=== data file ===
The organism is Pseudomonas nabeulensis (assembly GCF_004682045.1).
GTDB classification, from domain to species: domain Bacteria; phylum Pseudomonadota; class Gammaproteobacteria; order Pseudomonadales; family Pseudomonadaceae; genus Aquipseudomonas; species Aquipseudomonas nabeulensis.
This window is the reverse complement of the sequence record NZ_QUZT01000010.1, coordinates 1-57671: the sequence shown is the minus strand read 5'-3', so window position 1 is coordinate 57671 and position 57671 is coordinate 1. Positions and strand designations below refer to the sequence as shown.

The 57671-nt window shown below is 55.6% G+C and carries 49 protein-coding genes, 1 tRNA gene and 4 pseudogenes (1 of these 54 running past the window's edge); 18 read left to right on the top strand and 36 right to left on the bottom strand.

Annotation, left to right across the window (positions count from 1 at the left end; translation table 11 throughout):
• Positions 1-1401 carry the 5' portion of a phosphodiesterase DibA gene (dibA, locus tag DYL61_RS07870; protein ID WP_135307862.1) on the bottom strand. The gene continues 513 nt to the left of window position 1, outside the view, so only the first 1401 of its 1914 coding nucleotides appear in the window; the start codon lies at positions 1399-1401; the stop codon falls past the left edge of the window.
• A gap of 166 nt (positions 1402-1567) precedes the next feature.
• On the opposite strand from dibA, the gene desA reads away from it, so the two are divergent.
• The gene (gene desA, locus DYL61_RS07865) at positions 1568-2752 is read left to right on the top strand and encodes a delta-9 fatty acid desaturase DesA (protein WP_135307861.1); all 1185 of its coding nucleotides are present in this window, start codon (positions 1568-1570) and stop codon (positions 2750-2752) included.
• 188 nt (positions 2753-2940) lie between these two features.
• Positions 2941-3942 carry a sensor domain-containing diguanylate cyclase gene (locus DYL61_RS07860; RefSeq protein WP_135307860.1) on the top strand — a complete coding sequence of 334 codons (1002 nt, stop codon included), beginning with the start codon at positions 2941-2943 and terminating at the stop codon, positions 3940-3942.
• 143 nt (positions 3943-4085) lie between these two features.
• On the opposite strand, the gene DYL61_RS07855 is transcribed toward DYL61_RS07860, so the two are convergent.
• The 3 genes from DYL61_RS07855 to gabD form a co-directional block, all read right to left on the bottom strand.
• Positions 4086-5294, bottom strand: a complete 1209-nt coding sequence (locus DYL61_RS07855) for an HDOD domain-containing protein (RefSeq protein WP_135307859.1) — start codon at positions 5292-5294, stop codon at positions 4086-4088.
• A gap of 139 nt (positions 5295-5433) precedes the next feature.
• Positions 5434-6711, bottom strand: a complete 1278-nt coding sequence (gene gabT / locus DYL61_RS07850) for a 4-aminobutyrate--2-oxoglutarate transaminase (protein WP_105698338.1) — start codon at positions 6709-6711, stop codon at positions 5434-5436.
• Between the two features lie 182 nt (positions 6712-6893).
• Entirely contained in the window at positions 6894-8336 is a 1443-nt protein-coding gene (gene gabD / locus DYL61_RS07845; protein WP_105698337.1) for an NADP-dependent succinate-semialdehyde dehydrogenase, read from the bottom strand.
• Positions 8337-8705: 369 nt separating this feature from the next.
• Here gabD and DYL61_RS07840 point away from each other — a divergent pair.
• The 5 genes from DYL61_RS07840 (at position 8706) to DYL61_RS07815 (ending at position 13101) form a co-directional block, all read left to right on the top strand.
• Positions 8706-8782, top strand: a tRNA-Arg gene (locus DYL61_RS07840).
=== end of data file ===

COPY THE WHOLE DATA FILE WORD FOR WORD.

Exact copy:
The organism is Pseudomonas nabeulensis (assembly GCF_004682045.1).
GTDB classification, from domain to species: domain Bacteria; phylum Pseudomonadota; class Gammaproteobacteria; order Pseudomonadales; family Pseudomonadaceae; genus Aquipseudomonas; species Aquipseudomonas nabeulensis.
This window is the reverse complement of the sequence record NZ_QUZT01000010.1, coordinates 1-57671: the sequence shown is the minus strand read 5'-3', so window position 1 is coordinate 57671 and position 57671 is coordinate 1. Positions and strand designations below refer to the sequence as shown.

The 57671-nt window shown below is 55.6% G+C and carries 49 protein-coding genes, 1 tRNA gene and 4 pseudogenes (1 of these 54 running past the window's edge); 18 read left to right on the top strand and 36 right to left on the bottom strand.

Annotation, left to right across the window (positions count from 1 at the left end; translation table 11 throughout):
• Positions 1-1401 carry the 5' portion of a phosphodiesterase DibA gene (dibA, locus tag DYL61_RS07870; protein ID WP_135307862.1) on the bottom strand. The gene continues 513 nt to the left of window position 1, outside the view, so only the first 1401 of its 1914 coding nucleotides appear in the window; the start codon lies at positions 1399-1401; the stop codon falls past the left edge of the window.
• A gap of 166 nt (positions 1402-1567) precedes the next feature.
• On the opposite strand from dibA, the gene desA reads away from it, so the two are divergent.
• The gene (gene desA, locus DYL61_RS07865) at positions 1568-2752 is read left to right on the top strand and encodes a delta-9 fatty acid desaturase DesA (protein WP_135307861.1); all 1185 of its coding nucleotides are present in this window, start codon (positions 1568-1570) and stop codon (positions 2750-2752) included.
• 188 nt (positions 2753-2940) lie between these two features.
• Positions 2941-3942 carry a sensor domain-containing diguanylate cyclase gene (locus DYL61_RS07860; RefSeq protein WP_135307860.1) on the top strand — a complete coding sequence of 334 codons (1002 nt, stop codon included), beginning with the start codon at positions 2941-2943 and terminating at the stop codon, positions 3940-3942.
• 143 nt (positions 3943-4085) lie between these two features.
• On the opposite strand, the gene DYL61_RS07855 is transcribed toward DYL61_RS07860, so the two are convergent.
• The 3 genes from DYL61_RS07855 to gabD form a co-directional block, all read right to left on the bottom strand.
• Positions 4086-5294, bottom strand: a complete 1209-nt coding sequence (locus DYL61_RS07855) for an HDOD domain-containing protein (RefSeq protein WP_135307859.1) — start codon at positions 5292-5294, stop codon at positions 4086-4088.
• A gap of 139 nt (positions 5295-5433) precedes the next feature.
• Positions 5434-6711, bottom strand: a complete 1278-nt coding sequence (gene gabT / locus DYL61_RS07850) for a 4-aminobutyrate--2-oxoglutarate transaminase (protein WP_105698338.1) — start codon at positions 6709-6711, stop codon at positions 5434-5436.
• Between the two features lie 182 nt (positions 6712-6893).
• Entirely contained in the window at positions 6894-8336 is a 1443-nt protein-coding gene (gene gabD / locus DYL61_RS07845; protein WP_105698337.1) for an NADP-dependent succinate-semialdehyde dehydrogenase, read from the bottom strand.
• Positions 8337-8705: 369 nt separating this feature from the next.
• Here gabD and DYL61_RS07840 point away from each other — a divergent pair.
• The 5 genes from DYL61_RS07840 (at position 8706) to DYL61_RS07815 (ending at position 13101) form a co-directional block, all read left to right on the top strand.
• Positions 8706-8782, top strand: a tRNA-Arg gene (locus DYL61_RS07840).